If you are working on the clean energy transition but not also deeply engaged in critical minerals production, you are not really fixing the problem. That’s the message I took from the Chatham House rules session hosted by the Center for Strategic and International Studies.

Similar to what’s happening with solar products, China dominates large segments of the critical minerals supply chain, by mining, processing, and or otherwise controlling the markets. Simultaneously, the United States failed to take steps to secure supply chains early enough, and there is no meaningful domestic production of many key minerals.

“The supply chain was wired in a way that we were OK with,” one of the speakers said.  We favored a global supply chain that was wired in favor of cheap and dirty energy, political expediency, and low prices—which tilted the entire market toward China, the speaker added.

Now, a bit late in the game, the U.S. is refocusing to emphasize reshoring—​attempting to develop mining, processing, and manufacturing here at home.

The world now sees massive demand ahead for minerals used in a wide array of vital applications, including the military, energy, consumer products, and advanced technology. With apologies for my photography, see the chart below showing the escalating demand for minerals. The national security risks are staring us in the face.

Notwithstanding unfavorable market conditions, how many communities in the U.S. are now going to welcome massive, polluting and highly complex mining operations for minerals we have not produced in decades, if ever?

Under Chatham House rules, you may write what was said, you just can’t say who said it. Suffice it to say, the presenters were well informed and balanced, many in the audience were subject matter experts in academia or industry and the three-hour session flew by.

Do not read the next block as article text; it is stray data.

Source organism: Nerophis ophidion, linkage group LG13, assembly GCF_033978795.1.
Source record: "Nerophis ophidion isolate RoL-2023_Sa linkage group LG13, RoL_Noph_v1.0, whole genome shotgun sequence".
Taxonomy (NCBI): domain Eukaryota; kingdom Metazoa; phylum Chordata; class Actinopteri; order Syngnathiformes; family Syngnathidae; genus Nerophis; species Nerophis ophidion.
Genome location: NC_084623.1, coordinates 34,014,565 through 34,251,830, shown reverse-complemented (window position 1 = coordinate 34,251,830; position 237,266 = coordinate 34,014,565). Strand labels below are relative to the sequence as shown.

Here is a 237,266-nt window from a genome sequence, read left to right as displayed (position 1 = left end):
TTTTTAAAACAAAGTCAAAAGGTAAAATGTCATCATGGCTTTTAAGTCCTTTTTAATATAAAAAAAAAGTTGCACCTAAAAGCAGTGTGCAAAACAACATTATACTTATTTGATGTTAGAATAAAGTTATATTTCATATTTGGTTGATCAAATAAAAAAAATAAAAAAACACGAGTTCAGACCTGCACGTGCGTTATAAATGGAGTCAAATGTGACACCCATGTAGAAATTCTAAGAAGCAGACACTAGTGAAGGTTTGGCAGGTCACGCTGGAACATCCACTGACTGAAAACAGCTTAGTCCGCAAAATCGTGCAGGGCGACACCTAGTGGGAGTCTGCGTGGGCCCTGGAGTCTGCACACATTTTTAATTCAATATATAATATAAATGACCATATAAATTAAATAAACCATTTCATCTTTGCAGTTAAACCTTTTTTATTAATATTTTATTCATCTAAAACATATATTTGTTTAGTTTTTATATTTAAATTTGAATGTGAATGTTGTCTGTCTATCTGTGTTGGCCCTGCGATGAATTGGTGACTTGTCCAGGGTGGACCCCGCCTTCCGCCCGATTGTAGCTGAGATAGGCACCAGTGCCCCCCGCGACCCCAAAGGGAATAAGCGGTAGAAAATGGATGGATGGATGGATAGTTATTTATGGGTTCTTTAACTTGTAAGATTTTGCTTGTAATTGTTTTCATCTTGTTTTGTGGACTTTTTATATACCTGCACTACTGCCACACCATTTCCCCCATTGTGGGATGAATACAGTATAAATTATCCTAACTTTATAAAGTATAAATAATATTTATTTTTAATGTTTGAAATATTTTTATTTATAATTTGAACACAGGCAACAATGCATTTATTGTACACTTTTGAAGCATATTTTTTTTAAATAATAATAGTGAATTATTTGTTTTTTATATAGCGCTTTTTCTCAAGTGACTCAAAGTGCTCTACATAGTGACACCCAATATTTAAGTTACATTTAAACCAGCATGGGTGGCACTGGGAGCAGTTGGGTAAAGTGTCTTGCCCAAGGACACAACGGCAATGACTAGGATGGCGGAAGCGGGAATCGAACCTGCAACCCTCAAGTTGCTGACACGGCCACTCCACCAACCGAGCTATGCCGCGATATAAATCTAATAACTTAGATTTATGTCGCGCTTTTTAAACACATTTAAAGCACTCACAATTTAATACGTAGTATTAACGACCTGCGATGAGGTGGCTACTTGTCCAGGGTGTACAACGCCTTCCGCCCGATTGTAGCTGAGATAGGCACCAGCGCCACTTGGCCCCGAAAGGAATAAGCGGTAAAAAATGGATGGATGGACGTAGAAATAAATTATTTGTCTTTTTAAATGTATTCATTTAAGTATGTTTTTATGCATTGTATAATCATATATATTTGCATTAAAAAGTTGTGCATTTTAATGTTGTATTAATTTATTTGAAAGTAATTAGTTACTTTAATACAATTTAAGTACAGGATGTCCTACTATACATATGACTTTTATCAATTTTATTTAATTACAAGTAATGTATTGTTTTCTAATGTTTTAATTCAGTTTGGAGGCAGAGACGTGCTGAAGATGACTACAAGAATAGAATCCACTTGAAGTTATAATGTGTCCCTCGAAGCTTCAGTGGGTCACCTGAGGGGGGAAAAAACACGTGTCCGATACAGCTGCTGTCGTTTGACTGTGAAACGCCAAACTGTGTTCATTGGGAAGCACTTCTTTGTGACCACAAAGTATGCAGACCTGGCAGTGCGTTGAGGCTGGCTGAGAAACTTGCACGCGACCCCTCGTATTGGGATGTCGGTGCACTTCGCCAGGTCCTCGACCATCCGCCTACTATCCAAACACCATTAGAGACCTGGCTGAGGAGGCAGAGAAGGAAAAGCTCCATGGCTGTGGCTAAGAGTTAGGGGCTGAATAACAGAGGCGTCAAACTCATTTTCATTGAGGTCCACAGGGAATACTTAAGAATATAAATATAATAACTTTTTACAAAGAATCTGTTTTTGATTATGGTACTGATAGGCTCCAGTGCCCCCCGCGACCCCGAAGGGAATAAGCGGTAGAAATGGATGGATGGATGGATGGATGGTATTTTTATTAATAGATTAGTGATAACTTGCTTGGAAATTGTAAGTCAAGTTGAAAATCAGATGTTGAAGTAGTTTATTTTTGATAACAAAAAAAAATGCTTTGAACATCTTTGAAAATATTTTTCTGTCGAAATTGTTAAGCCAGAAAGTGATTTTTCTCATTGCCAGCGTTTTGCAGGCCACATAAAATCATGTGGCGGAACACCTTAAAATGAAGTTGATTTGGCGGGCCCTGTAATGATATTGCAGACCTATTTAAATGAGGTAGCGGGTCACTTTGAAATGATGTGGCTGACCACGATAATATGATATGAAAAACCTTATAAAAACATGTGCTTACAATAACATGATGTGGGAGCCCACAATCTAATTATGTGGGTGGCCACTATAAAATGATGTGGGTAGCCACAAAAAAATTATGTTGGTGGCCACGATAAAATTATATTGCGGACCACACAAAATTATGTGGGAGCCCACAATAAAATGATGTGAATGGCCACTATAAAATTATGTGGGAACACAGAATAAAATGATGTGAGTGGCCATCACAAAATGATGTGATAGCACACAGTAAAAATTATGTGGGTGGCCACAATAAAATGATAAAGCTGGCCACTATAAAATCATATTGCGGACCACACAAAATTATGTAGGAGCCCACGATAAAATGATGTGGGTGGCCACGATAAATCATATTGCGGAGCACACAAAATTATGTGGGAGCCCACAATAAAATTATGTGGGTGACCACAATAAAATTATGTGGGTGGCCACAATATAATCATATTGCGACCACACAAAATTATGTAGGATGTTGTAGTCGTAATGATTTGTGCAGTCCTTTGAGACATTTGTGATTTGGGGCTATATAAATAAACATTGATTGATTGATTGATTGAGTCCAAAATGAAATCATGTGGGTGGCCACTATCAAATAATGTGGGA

The panel’s conclusion? We can never go back to protectionist policies where we or our allies can produce everything we need. But we must establish balance in our supply chains, where we are not completely dependent on China. The goal is market dispersion, not U.S. market dominance, a speaker said.

Still, I left feeling that the solutions are aspirational, and the problems intractable.

The slide below, “Critical mineral demand by technology,” shows the minerals used for electric vehicles, which will be the dominant vehicle technology in 2050. The slide also shows the critical minerals needed for all power sources. I did not know wind used that much zinc (in red), or that photovoltaic solar used so much copper.

Speakers underscored the fact that U.S. markets for critical minerals have faltered because it’s hard to compete, for example, with cheap cobalt from the Congo or nickel from Russia and Singapore. Those factors help reinforce China’s grip on the markets generally. “China has a decades-long advantage over us,” a speaker said.

Even in the face of abusive labor conditions, questionable trade policies and environmental degradation, low prices still rule. And the additional cost of domestic mining, processing and other supply chain needs effectively have nullified the U.S. market.

The people with deep knowledge of this landscape did offer some closing thoughts:

  1. We can probably solve some of the economic and technical issues.
  2. We may have to think of China like we think of OPEC. “We are not going to exclude China from world or U.S. supply chains.”
  3. The world needs more transparent price, supply, and market signals and more reliable data.
  4. The U.S. controlled fossil fuel commerce, defending shipping channels and protecting world oil supplies by going to war if necessary. We have not helped secure the resources needed for the new energy economy, and we need some vision to claim leadership.

I personally am fascinated by the need for mineral development as it relates to energy. The issues are complex and may not lend themselves to memes, but if you need someone with deep experience in energy and climate communications to write or help manage your communications or public affairs efforts with clarity, hit me up at [email protected].